It’s almost the theme of the whole show. Everybody is sort of making a deal with each other, certainly Margaret and Nucky are. I think every character on the show is for sale in some way. They’re all kind of broken, and they all have a price. And it’s just a question of setting where your line is.

I want to ask you about a couple of things we’ve been obsessed with over here at Vulture. One is the character of Harrow, the faceless man (played by Jack Huston). Where did he come from?
Howard Korder, on almost one of our first days ever in the writer’s room, came in with an article he’d read in Smithsonian magazine, about a woman sculptress somewhere in the Northeast who used to make these tin half-masks for soldiers who were disfigured in the war. By WWI, medicine has evolved to the point by the beginning of the last century where people were surviving battlefield injuries that normally would have killed them. So you have a lot of guys coming home from the war disfigured, who in the Civil War would have died of infections. There were also a tremendous amount of facial injuries in WWI because of trench warfare: Guys would stick their heads up from the trenches and get blown to bits by grenades or shrapnel or bullets. So this woman filled a real need. Plastic surgery being what it was in its infancy, a lot of these guys — the best they could do is patch you up, but you remained horribly disfigured. So she made these tin half-masks. And we thought, oh, what a great character that would be. We figured we would introduce him in a military hospital at some point, and of course that opportunity presented itself in Episode 7.

Another thing that we’ve all been commenting on is all the nudity in the show. Was that a conscious decision to counteract the low hemlines or something?
It’s funny to me in a way, because it’s an adult pay-cable show. Basically it’s an R-rated movie every week. And people seem to get bent out of shape at seeing women’s breasts and nobody comments on the violence! [Laughs.] When people say it’s gratuitous — like, oh, they show Lucy naked in the dress shop, it’s gratuitous nudity — I say, no, it’s not gratuitous. This is a woman whose only power is her sexuality. She’s trying to intimidate Margaret. All she has is that body. So what she’s saying is, Look at this. You cannot compete with this. When that doesn’t work, she makes Margaret strip down a couple episodes later and picks her apart. She’s doing whatever she can with what limited resources she has, using her sexuality. This is her currency. Gillian, she’s a showgirl, she’s gonna be nude, she’s very comfortable with her nudity. When two adults have sex, they’re usually naked. Again, we’re doing an R-rated movie every week; if people are in a sex scene, you’re going to see some butts and some breasts and stuff. So for me, it’s just organic to the story we’re telling, and it’s not intentionally meant to be shocking or “Oh, we can get away with it.” It’s there because we’re in a town that is essentially Sin City of 1920, so you’re going to see a lot of things that go along with that, including violence.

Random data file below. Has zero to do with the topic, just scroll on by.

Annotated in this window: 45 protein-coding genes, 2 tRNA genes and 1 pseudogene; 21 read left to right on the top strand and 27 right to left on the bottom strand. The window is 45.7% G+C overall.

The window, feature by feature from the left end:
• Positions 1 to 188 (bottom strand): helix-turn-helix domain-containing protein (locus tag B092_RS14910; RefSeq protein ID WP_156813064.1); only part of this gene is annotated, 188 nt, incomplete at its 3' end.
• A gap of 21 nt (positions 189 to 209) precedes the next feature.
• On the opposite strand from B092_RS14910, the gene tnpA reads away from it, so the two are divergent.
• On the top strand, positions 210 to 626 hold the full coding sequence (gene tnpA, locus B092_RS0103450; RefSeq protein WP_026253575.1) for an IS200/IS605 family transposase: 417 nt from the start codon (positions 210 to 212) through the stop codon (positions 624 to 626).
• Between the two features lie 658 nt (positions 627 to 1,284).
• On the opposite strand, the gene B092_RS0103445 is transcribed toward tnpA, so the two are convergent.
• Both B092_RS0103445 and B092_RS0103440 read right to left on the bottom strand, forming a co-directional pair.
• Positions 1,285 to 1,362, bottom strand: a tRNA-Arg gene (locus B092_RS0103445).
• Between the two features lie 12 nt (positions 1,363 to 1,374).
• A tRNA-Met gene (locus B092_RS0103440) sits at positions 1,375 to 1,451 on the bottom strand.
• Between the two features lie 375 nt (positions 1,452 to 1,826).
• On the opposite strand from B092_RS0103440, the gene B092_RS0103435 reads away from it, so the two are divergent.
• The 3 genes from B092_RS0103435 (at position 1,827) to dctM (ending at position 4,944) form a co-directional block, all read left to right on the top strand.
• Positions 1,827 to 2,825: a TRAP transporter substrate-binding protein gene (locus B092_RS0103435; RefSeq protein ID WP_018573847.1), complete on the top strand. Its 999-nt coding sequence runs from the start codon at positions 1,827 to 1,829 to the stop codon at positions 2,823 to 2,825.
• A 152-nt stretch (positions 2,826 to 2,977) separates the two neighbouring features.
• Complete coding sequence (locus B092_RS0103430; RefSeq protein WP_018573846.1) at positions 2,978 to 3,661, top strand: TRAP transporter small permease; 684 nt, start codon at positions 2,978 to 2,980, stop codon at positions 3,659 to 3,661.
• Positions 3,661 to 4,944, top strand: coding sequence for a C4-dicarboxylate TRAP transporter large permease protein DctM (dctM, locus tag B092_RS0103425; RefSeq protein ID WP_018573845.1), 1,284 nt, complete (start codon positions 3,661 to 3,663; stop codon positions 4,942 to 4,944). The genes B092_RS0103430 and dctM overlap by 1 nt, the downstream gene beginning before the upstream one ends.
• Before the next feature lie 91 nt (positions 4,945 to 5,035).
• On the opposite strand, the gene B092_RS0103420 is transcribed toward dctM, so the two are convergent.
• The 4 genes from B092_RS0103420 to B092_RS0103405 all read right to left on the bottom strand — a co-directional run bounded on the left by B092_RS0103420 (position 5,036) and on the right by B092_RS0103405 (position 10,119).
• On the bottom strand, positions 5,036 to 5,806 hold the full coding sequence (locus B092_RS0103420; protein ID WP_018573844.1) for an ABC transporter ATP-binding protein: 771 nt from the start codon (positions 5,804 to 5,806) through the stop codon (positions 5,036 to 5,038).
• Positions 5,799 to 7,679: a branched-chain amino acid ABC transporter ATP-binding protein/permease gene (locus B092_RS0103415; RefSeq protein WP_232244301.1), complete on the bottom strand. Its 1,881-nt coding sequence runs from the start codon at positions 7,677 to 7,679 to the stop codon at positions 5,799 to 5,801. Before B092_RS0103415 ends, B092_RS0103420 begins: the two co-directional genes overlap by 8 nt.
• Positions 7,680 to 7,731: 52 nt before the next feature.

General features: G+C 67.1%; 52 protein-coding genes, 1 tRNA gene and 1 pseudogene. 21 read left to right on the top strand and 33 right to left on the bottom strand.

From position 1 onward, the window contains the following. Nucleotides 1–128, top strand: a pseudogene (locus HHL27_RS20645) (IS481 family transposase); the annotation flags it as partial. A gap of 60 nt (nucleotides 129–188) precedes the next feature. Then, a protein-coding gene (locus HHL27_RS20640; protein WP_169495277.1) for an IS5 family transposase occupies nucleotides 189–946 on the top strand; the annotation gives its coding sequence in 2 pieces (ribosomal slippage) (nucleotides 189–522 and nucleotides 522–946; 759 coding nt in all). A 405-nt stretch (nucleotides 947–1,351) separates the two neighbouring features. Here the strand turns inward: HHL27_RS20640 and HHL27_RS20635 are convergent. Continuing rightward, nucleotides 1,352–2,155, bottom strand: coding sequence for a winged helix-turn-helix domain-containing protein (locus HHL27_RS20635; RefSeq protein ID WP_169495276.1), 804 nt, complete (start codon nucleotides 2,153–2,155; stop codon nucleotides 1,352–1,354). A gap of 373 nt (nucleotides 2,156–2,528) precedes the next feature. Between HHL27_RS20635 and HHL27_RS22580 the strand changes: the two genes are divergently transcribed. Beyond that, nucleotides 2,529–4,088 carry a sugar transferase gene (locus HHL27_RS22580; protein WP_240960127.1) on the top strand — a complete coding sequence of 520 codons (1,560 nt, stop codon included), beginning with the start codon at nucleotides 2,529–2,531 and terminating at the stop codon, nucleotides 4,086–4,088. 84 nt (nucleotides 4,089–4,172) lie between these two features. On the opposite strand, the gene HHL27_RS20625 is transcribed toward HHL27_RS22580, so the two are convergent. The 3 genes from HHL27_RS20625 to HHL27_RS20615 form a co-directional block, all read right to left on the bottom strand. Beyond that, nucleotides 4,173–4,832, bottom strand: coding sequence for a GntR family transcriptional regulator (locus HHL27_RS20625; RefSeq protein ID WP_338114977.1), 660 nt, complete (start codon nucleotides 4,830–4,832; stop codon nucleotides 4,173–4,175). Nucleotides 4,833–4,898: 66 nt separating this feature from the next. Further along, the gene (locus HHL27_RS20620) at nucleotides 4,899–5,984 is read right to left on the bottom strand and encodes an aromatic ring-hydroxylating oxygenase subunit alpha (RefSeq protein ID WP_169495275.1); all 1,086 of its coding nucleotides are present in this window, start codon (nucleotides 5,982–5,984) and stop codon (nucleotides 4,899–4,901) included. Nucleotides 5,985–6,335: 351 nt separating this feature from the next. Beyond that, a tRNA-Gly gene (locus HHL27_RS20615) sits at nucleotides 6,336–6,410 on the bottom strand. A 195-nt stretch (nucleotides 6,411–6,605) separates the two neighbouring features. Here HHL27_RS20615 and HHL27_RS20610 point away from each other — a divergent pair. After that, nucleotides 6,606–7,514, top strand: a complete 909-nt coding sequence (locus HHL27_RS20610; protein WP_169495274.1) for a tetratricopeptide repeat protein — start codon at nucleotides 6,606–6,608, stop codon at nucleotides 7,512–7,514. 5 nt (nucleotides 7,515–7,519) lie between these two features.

I will admit that I’ve made fun of the amount of nudity on Boardwalk Empire on our site.
[Laughs.] I forgive you.

Thank you. I do think that there is a lot of nudity compared to other shows, although I love some of it, like the showgirls. My one personal gripe is that there’s hardly been any male nudity.
Well, I’ll see what we can do for Season 2. If we can get Dabney Coleman naked for you, that might help.

I was hoping for Michael Pitt, but we can compromise on Steve Buscemi.
I’ll see what I can do. [Laughs.]